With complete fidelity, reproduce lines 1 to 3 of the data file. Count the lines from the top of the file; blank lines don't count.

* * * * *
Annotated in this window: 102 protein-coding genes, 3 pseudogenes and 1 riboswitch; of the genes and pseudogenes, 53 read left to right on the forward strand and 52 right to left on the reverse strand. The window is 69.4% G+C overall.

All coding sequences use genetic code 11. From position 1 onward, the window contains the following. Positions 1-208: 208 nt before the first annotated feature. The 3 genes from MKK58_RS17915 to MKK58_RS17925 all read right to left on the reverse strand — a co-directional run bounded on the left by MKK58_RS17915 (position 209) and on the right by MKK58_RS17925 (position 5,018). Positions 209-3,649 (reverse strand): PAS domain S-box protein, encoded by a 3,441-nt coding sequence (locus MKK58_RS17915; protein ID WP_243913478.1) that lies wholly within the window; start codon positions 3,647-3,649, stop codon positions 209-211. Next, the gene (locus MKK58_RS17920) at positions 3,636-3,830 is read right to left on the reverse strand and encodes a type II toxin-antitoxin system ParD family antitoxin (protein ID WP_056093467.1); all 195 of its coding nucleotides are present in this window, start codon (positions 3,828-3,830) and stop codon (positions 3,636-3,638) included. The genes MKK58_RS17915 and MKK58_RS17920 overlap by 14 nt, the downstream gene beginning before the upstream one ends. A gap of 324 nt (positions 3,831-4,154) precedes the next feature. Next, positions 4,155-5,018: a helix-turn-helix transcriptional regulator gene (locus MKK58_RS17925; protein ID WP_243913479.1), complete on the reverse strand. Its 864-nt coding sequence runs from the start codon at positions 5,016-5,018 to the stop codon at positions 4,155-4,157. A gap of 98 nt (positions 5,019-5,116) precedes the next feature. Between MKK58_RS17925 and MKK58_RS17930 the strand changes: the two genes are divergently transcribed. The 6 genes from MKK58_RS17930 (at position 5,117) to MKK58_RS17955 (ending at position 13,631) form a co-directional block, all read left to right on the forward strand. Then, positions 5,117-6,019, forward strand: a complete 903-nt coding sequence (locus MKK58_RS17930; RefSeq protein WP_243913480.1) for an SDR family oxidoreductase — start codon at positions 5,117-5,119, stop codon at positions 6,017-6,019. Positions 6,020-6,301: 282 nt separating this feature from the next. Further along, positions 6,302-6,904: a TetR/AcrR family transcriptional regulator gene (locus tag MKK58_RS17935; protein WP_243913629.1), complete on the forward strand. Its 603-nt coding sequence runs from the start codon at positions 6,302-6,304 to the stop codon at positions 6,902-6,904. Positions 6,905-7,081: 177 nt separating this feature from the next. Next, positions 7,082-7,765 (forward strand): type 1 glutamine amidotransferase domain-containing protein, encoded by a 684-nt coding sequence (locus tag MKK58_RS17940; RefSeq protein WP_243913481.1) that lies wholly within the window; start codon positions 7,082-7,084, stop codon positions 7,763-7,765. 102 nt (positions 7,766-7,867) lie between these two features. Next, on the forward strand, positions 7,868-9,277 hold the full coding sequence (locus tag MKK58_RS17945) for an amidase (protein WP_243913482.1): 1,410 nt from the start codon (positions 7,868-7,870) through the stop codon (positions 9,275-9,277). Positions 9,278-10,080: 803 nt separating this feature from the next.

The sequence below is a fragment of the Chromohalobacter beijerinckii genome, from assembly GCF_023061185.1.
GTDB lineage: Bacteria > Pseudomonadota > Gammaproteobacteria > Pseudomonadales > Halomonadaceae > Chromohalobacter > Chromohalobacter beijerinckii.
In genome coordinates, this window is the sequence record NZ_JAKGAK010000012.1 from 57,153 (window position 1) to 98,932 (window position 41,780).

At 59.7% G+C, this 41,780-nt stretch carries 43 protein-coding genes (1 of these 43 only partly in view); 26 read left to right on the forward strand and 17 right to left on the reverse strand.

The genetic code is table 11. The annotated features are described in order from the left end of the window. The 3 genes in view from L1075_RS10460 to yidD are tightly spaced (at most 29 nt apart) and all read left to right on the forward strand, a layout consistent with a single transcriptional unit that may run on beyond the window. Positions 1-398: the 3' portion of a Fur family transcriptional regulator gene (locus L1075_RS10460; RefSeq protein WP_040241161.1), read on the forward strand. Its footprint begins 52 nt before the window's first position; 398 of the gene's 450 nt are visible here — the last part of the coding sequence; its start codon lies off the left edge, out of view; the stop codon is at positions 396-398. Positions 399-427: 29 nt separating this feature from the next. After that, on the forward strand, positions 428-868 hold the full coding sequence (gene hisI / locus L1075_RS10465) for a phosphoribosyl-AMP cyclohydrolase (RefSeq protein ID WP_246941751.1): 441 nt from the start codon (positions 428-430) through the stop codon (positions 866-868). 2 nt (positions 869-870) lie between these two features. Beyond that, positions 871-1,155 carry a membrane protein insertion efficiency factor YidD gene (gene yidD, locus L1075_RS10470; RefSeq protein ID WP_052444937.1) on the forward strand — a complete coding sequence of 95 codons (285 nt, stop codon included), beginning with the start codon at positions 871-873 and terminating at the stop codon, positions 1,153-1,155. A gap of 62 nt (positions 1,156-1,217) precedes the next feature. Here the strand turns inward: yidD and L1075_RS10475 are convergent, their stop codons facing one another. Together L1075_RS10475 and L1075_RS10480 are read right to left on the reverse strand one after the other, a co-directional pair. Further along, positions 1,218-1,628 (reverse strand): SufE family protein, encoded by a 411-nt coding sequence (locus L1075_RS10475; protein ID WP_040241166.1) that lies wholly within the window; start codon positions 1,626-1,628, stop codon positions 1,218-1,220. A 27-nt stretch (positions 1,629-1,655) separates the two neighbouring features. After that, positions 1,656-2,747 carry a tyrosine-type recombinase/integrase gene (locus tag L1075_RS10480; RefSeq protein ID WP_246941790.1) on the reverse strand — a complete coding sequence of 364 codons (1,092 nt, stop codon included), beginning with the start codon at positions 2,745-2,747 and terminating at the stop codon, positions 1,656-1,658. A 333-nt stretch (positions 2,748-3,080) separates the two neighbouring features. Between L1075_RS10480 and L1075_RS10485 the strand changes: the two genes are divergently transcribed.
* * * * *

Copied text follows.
Annotated in this window: 102 protein-coding genes, 3 pseudogenes and 1 riboswitch; of the genes and pseudogenes, 53 read left to right on the forward strand and 52 right to left on the reverse strand. The window is 69.4% G+C overall.

All coding sequences use genetic code 11. From position 1 onward, the window contains the following. Positions 1-208: 208 nt before the first annotated feature. The 3 genes from MKK58_RS17915 to MKK58_RS17925 all read right to left on the reverse strand — a co-directional run bounded on the left by MKK58_RS17915 (position 209) and on the right by MKK58_RS17925 (position 5,018). Positions 209-3,649 (reverse strand): PAS domain S-box protein, encoded by a 3,441-nt coding sequence (locus MKK58_RS17915; protein ID WP_243913478.1) that lies wholly within the window; start codon positions 3,647-3,649, stop codon positions 209-211. Next, the gene (locus MKK58_RS17920) at positions 3,636-3,830 is read right to left on the reverse strand and encodes a type II toxin-antitoxin system ParD family antitoxin (protein ID WP_056093467.1); all 195 of its coding nucleotides are present in this window, start codon (positions 3,828-3,830) and stop codon (positions 3,636-3,638) included. The genes MKK58_RS17915 and MKK58_RS17920 overlap by 14 nt, the downstream gene beginning before the upstream one ends. A gap of 324 nt (positions 3,831-4,154) precedes the next feature. Next, positions 4,155-5,018: a helix-turn-helix transcriptional regulator gene (locus MKK58_RS17925; protein ID WP_243913479.1), complete on the reverse strand. Its 864-nt coding sequence runs from the start codon at positions 5,016-5,018 to the stop codon at positions 4,155-4,157. A gap of 98 nt (positions 5,019-5,116) precedes the next feature. Between MKK58_RS17925 and MKK58_RS17930 the strand changes: the two genes are divergently transcribed. The 6 genes from MKK58_RS17930 (at position 5,117) to MKK58_RS17955 (ending at position 13,631) form a co-directional block, all read left to right on the forward strand. Then, positions 5,117-6,019, forward strand: a complete 903-nt coding sequence (locus MKK58_RS17930; RefSeq protein WP_243913480.1) for an SDR family oxidoreductase — start codon at positions 5,117-5,119, stop codon at positions 6,017-6,019. Positions 6,020-6,301: 282 nt separating this feature from the next. Further along, positions 6,302-6,904: a TetR/AcrR family transcriptional regulator gene (locus tag MKK58_RS17935; protein WP_243913629.1), complete on the forward strand. Its 603-nt coding sequence runs from the start codon at positions 6,302-6,304 to the stop codon at positions 6,902-6,904. Positions 6,905-7,081: 177 nt separating this feature from the next. Next, positions 7,082-7,765 (forward strand): type 1 glutamine amidotransferase domain-containing protein, encoded by a 684-nt coding sequence (locus tag MKK58_RS17940; RefSeq protein WP_243913481.1) that lies wholly within the window; start codon positions 7,082-7,084, stop codon positions 7,763-7,765. 102 nt (positions 7,766-7,867) lie between these two features. Next, on the forward strand, positions 7,868-9,277 hold the full coding sequence (locus tag MKK58_RS17945) for an amidase (protein WP_243913482.1): 1,410 nt from the start codon (positions 7,868-7,870) through the stop codon (positions 9,275-9,277). Positions 9,278-10,080: 803 nt separating this feature from the next.

The sequence below is a fragment of the Chromohalobacter beijerinckii genome, from assembly GCF_023061185.1.